We look back on the paintings of French aristocrats – the mountains of curls and puff so tall that we wonder how the wearer didn’t fall over when they walked. It might be an iconic symbol of wealth and status, but what most people don’t know is that main reason was to hide some shameful secrets.
Men dreaded going bald. Shaving it off to be a sexy Vin Disel wasn’t an option.
So, men would often wear wigs (called “perukes” back then) to covering their patches. A basic wig would cost a week’s salary (for someone with moderate employment). These were usually made of animal hair.
While the lower classes couldn’t do as much about it, the higher levels of wealth could cover it up.
King Louis XIV suffered from premature balding (from family genetics) at the young age of 17 and was desperate to keep a youthful appearance as well as protect his reputation. His were made from human hair … and he had no problem shaving the entire population if it meant the crown rested on a handsome head. His cousin Charles II of England did the same thing five years later as he turned grey.
While styles can emerge from creativeness, necessity, or reinvention, the biggest reason for wigs was because of the rampant spread of illnesses. During the 15th century, a rival to the Black Plague emerged … syphilis.
There was plenty of sex going on but no protection or antibiotics back then, so it spread to disturbing levels. Some of the visible signs were sores, bad rashes, blindness, dementia, and patchy hair loss. So, not only did baldness come with one stigma, disease now hitched its cart to the horse.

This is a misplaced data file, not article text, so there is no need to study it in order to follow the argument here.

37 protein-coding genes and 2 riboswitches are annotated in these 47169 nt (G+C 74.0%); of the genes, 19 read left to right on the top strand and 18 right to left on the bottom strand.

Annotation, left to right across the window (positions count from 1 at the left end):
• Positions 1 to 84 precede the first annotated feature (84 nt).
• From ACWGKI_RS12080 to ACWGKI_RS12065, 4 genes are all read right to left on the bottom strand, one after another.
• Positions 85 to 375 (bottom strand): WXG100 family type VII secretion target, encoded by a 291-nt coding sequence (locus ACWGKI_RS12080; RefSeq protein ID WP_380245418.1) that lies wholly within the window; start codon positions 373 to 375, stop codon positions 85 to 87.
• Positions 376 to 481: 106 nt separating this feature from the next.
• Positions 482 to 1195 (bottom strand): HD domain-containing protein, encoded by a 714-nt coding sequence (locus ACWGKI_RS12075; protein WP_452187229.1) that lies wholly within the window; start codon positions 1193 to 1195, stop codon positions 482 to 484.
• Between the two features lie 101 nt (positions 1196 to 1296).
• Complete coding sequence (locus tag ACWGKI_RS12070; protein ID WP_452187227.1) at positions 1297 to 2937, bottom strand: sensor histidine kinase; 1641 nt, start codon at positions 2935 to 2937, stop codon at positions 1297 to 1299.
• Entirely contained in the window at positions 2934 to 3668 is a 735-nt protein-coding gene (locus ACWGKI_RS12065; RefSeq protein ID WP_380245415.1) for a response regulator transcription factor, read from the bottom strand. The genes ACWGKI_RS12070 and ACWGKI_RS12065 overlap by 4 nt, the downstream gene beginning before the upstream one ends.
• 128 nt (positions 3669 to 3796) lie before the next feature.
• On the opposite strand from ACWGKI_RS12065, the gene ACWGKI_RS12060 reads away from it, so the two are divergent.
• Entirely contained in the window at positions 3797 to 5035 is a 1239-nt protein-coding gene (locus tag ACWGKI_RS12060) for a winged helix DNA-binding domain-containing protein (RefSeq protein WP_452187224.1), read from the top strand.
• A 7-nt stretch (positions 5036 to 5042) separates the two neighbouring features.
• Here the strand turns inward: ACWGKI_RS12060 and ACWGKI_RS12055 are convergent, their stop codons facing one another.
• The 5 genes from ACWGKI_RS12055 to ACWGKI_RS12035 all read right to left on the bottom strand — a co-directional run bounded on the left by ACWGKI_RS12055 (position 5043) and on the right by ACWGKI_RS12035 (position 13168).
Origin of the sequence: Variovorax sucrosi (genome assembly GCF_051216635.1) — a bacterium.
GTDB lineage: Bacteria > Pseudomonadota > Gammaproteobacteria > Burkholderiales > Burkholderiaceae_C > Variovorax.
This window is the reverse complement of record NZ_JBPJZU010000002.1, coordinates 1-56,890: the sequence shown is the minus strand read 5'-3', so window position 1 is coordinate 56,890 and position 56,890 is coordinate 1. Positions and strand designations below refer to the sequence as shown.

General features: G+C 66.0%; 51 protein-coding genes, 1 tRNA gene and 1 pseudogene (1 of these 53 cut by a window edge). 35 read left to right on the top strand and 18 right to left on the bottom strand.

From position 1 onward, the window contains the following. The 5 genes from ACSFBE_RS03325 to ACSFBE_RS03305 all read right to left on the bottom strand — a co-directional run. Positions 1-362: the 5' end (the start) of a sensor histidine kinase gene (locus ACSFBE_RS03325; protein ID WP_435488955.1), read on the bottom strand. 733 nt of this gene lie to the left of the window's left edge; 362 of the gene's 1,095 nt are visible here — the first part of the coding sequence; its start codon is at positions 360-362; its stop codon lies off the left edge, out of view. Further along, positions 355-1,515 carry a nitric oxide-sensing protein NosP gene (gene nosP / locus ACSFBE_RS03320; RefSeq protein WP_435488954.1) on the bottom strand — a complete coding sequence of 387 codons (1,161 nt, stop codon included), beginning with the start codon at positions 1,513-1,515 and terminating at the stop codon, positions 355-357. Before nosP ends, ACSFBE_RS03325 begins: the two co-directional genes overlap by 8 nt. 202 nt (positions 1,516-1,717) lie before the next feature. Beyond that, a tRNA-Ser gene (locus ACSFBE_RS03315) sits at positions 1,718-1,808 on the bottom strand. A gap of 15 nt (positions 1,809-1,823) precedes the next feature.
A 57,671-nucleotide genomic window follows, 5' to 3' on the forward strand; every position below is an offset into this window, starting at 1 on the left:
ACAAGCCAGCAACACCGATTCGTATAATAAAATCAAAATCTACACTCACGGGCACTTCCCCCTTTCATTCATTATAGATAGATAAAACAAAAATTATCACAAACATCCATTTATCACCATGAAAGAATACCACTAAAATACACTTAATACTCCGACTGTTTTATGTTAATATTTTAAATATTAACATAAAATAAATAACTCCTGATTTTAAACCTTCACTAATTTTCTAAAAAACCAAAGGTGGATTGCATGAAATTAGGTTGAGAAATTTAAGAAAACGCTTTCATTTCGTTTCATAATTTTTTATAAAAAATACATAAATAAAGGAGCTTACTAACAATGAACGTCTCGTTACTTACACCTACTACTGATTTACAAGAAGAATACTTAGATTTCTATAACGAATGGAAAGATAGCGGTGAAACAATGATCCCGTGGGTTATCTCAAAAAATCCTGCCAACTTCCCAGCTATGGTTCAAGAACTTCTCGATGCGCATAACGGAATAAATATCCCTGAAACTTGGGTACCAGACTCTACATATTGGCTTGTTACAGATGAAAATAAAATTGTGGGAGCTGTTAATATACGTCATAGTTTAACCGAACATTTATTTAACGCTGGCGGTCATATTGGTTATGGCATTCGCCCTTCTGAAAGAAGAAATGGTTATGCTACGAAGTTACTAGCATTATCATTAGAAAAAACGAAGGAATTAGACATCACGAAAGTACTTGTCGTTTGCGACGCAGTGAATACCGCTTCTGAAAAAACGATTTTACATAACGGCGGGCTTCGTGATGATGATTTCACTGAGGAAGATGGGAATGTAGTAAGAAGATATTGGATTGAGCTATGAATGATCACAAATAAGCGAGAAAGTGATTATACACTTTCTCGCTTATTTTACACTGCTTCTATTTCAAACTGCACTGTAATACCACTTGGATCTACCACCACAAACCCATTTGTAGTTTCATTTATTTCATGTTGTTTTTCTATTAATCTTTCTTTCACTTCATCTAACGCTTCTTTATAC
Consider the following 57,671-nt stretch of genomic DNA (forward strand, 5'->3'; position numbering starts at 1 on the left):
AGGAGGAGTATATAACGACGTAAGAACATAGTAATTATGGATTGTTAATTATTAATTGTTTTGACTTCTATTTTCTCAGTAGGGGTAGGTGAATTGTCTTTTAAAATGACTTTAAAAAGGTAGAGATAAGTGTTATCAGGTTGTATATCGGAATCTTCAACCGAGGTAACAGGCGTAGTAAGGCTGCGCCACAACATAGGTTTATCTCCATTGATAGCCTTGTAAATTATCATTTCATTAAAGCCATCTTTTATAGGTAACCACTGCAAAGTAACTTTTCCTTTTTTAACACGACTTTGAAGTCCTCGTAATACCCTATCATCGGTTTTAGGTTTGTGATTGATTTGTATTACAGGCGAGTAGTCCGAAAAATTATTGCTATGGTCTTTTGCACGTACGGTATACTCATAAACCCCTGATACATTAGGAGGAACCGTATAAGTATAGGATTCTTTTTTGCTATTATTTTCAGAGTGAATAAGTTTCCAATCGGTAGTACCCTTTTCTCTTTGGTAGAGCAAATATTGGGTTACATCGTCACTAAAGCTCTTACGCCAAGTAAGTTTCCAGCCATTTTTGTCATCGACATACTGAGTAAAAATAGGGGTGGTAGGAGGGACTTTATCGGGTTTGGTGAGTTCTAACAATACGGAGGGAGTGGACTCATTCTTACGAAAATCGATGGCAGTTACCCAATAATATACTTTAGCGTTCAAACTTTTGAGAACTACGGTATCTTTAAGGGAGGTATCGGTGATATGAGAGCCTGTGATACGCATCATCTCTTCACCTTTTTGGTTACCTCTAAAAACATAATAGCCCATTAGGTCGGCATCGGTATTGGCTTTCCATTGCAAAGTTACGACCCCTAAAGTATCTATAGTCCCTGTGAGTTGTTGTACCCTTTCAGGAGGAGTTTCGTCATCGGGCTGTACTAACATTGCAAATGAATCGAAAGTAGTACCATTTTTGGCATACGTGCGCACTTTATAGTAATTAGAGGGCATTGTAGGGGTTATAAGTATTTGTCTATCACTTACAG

WHAT ABOUT THE POWDER?
This also served a function.
The popular back then (rich or poor) were not great on hygiene. In fact, anyone now would probably wretch at the conditions and smells (you wonder why there were snuff boxes). There would be stenches from lack of cleanliness as well as other funky odours from their diseases.
Wig makers and wearers would coat the wig in a layer of scented powder – usually orange and lavender. This was mean to cover up the scent. It also meant a lot of powder.
It wasn’t just illness. The unsanitary conditions bread an apocalypse level infection of lice. There were everywhere.
Not only that, but people also didn’t wash their wigs … ever. It’s not surprising since the water back then was disgusting. Still, ew. So, wig makers had to comb out huge amounts of lice from people’s hair pieces. They also tried to wipe out the sweat but it really did nothing to help.
MORE WEIRD FACTS
- Wigs were popular for over two centuries
- There were wig guilds that made the rules
- The fad ended around the time of the revolution. War made extravagant purchases harder, and they were an unwanted symbol of the aristocracy.
- The nail in the wig coffin came when a “powder tax” was introduced
- Some wigs were only worn once and left for months
- The term “big-wig” comes from this period
So, next time you watch a period piece, imagine ulcers under their falsies and a vile smell oozing from their bodies. Royal and romantic, yeah?